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14th December, 2017

GETTING AND KEEPING YOUR COWS IN CALF

Grass_FieldWe are now between 8 and 12 weeks into breeding programmes for spring calving in 2014. The seven day heat wave is now a distant memory! However, it did enable excellent silage preservation for next winter. The inclement weather in latter weeks has made grazing conditions difficult with a consequent decrease in DMI from grazed grass.

 

It is now time to evaluate the primary driver of your dairy business, which is the reproductive performance of the dairy herd.

The best approach is to avail of USART *scan technologies which integrate existing bioinformatic data pertaining to the dairy herd with USART reproductive data to generate a report on reproductive performance. How does this work? Reprodoc have developed a ScanMan system whereby the cows can be scanned to determine their reproductive status with the aid of having days calved, days served and age of the cow appearing on the screen as we conduct a USART scan of the cows. This information can be attached to the passport of each cow for future reference on subsequent USART scans. Upon completion of the USART scan, Bluetooth technology enables a printout with a breakdown of the scan into various categories of non-pregnant and pregnant cows. A copy of the USART scan results can also be emailed to your computer in a format which can be integrated into your farm software package.

This technology removes the day of the “Cornflakes box” for data recording to an in-depth analysis of reproductive performance on your dairy herd. Your time is valuable and accurate reporting is essential for both nutritionists and vets. The USART scan will identify the nature and scale of the problem preventing optimal reproductive performance.

At this stage of your breeding programme, the USART scan can identify:

• Are your April and May calvers cycling and fit to go in calf.
• Are you missing repeats to AI services.
• Are there reproductive problems among those cows fit for AI.
• Are there embryonic deaths preventing cows coming back into heat.
• Are there cows carrying twins which will have greater risk of embryonic mortality.
• The accurate ageing and gender determination of pregnancies.

Having identified those cows which are not pregnant, it is essential to get your vet to synchronise heats efficiently as you only have a maximum of two breeding opportunities left in the breeding season. Remember missed breeding opportunities cost you €250 per cow and the opportunity cost of culled cows is between €800 and €1,000 per cow.

tail_paintingAt this stage of an AI breeding programme might I suggest the following? Conduct a USART scan of your herd. Tail paint cows confirmed pregnant “blue”, cows less than 25 days served “yellow” and cows not pregnant “red”. It is pointless synchronizing heats in cows not fit for breeding. These include lame cows, cows in poor body condition score and cows with repeated incidences of mastitis and high somatic cell count. USART scan technologies will identify these cows.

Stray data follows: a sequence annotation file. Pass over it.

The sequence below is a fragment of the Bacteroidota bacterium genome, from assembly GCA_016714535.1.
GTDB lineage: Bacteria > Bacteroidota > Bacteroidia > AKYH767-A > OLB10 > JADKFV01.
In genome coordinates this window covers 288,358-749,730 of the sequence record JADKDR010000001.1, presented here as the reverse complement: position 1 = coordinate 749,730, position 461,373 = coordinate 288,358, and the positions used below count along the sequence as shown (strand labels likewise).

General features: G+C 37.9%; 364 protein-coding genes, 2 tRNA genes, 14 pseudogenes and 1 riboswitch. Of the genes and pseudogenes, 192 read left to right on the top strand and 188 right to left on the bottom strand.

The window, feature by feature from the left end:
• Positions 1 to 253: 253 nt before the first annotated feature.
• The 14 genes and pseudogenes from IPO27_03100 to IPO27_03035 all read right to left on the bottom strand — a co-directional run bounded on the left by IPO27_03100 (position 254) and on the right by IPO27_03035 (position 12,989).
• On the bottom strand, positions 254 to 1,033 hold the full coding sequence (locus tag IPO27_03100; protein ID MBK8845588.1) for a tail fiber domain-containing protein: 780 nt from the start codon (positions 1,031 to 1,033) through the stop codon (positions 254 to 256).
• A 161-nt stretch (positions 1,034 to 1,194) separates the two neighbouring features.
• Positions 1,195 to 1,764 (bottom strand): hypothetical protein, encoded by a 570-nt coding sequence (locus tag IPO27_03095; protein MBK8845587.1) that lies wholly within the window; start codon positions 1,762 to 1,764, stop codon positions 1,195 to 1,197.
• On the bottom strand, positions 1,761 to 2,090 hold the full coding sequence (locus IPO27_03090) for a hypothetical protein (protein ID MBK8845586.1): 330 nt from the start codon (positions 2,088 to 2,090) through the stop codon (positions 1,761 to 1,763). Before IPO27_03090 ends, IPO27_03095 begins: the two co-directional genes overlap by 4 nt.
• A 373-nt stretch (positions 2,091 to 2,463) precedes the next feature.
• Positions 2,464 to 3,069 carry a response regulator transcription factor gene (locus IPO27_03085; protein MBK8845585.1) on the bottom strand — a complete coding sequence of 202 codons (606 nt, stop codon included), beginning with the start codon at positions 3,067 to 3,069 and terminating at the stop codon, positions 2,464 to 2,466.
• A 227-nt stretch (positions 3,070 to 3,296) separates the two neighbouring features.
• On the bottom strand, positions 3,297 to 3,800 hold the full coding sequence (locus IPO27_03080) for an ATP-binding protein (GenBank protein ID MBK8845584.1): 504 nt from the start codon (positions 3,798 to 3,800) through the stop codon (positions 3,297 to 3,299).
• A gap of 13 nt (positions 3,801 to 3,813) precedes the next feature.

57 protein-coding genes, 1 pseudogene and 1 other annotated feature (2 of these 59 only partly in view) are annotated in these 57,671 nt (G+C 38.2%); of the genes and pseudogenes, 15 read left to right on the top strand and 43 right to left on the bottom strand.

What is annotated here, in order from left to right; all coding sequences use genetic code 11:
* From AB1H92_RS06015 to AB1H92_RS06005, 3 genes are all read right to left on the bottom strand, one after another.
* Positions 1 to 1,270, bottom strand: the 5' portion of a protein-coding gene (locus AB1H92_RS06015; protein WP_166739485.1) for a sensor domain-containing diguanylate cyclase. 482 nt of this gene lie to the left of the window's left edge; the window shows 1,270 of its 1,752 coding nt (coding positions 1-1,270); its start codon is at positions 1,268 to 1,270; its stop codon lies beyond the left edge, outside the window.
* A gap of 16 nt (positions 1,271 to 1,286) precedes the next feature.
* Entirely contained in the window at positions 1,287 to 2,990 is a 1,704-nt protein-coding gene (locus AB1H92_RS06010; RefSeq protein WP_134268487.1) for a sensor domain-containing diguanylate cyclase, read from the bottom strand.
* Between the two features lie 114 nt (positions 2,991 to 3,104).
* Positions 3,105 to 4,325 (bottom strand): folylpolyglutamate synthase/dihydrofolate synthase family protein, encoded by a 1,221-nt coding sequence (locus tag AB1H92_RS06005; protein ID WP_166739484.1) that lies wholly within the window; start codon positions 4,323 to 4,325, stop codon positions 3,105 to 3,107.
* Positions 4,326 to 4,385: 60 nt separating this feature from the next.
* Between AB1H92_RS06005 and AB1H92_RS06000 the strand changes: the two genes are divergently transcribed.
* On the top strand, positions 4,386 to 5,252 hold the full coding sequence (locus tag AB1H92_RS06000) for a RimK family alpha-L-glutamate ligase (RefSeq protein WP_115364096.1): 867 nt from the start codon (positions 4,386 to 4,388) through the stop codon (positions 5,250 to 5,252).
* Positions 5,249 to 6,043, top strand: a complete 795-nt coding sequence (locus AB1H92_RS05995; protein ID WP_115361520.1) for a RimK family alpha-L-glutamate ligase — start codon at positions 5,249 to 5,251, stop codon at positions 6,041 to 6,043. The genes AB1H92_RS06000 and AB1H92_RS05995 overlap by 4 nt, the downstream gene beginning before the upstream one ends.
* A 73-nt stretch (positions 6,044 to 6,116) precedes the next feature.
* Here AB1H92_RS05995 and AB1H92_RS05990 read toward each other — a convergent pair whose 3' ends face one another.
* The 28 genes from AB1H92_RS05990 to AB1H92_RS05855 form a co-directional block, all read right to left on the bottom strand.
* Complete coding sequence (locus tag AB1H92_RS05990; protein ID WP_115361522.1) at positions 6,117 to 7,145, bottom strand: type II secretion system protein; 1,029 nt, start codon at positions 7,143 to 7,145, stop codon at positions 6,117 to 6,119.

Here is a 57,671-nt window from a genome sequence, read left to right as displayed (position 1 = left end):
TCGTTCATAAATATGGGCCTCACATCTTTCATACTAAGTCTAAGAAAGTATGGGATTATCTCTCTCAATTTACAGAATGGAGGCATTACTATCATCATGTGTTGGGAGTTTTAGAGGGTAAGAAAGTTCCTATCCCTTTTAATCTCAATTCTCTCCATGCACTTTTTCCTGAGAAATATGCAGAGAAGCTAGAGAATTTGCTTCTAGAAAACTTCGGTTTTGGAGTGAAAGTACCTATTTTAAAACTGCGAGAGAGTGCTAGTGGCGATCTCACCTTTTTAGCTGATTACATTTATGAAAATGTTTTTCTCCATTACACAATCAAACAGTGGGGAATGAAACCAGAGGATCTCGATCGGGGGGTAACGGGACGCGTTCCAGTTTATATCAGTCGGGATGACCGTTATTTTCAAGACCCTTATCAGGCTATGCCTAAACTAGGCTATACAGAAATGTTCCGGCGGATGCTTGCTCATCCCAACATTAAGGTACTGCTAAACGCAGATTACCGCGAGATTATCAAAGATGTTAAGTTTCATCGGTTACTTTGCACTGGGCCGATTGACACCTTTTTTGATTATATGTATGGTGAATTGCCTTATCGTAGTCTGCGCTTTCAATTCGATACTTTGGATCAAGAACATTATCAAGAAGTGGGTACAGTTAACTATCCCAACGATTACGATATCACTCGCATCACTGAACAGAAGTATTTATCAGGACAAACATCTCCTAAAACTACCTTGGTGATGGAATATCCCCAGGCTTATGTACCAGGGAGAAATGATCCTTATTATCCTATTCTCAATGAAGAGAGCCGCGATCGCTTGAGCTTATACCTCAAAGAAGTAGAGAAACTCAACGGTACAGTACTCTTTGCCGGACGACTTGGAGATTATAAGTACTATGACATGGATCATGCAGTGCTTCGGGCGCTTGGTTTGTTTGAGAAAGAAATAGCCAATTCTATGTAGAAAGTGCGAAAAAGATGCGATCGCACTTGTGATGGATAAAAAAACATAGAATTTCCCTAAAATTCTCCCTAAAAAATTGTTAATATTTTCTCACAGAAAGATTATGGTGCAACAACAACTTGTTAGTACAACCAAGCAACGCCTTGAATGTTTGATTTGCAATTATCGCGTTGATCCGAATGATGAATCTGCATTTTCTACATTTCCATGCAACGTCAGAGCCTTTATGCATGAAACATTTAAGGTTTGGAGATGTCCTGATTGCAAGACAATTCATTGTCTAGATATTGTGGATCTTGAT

Heats can be induced in the “red” cows under veterinary supervision. Only those cows with embryonic mortality, missed repeats and non-cycling cows which are fit for breeding based on a USART scan should be considered for induction of heats. Remember that cows undergoing embryonic mortality can take up to 9 weeks to return to heat unless a USART scan identifies these cows, they are effectively culled from the herd.

Keeping your cows in calf

In excess of 90pc of your cows begin with a pregnancy status after breeding. However, because of embryonic/foetal mortality, we end up with a calving rate ranging from 30 to 60pc. The majority of embryonic mortality occurs prior to day 35 of pregnant when implantation is complete.

The majority of embryonic mortality is associated with environmental stressors. One of the primary concerns is the high incidence of Acidosis experienced by dairy herds at grass in the months of May and June. Management strategies must be put in place to prevent Acidosis as it will impair reproductive performance. Diseases such as Neospora, IBR, BVD and Schmallenberg will result in embryonic and foetal mortality. There are reliable milk and blood tests to access the risk of these diseases in your herd. Preventative health management programmes are your primary concern. In the case of BVD, it is essential to remove all PI animals from the herd. Some farmers have kept the calves in the hope of an early slaughter age. However, these PI animals are a major risk of infection for early stage pregnancies thereby increasing embryonic/foetal mortality and the birth of PI calves.

Schmallenberg disease uses the midge fly as an intermediate host for transmission to infect pregnancies between 40 and 120 days. A vaccine has just been licensed for use in non-pregnant animals, which is too late in most cases for this years’ spring breeding programme. Some vets have advised farmers to apply a pour on to all breeding groups which contains an anti-fly repellant as a preventative for the disease.

It is essential that you prevent milk yield drops by any more than 2.5% from one week to the next among cows which have peaked milk yield in May. Excessive milk drop is the greatest source of reproductive impairment in the dairy herd. Avoid underfeeding and imbalanced diets by either golf ball grazing or stemmy grass. Leptospirosis and IBR will also result in milk drops. Healthy cows in a positive energy state are your primary concern to maximize immuno competence and prevent embryonic mortality.

*USART – UltraSonographic Assessment of the Reproductive Tract.

Dr. Dan Ryan is a breeding management consultant and can be contacted at Reprodoc for further details.

Article written by Dr. Dan Ryan in The Farming Independent July 2, 2013.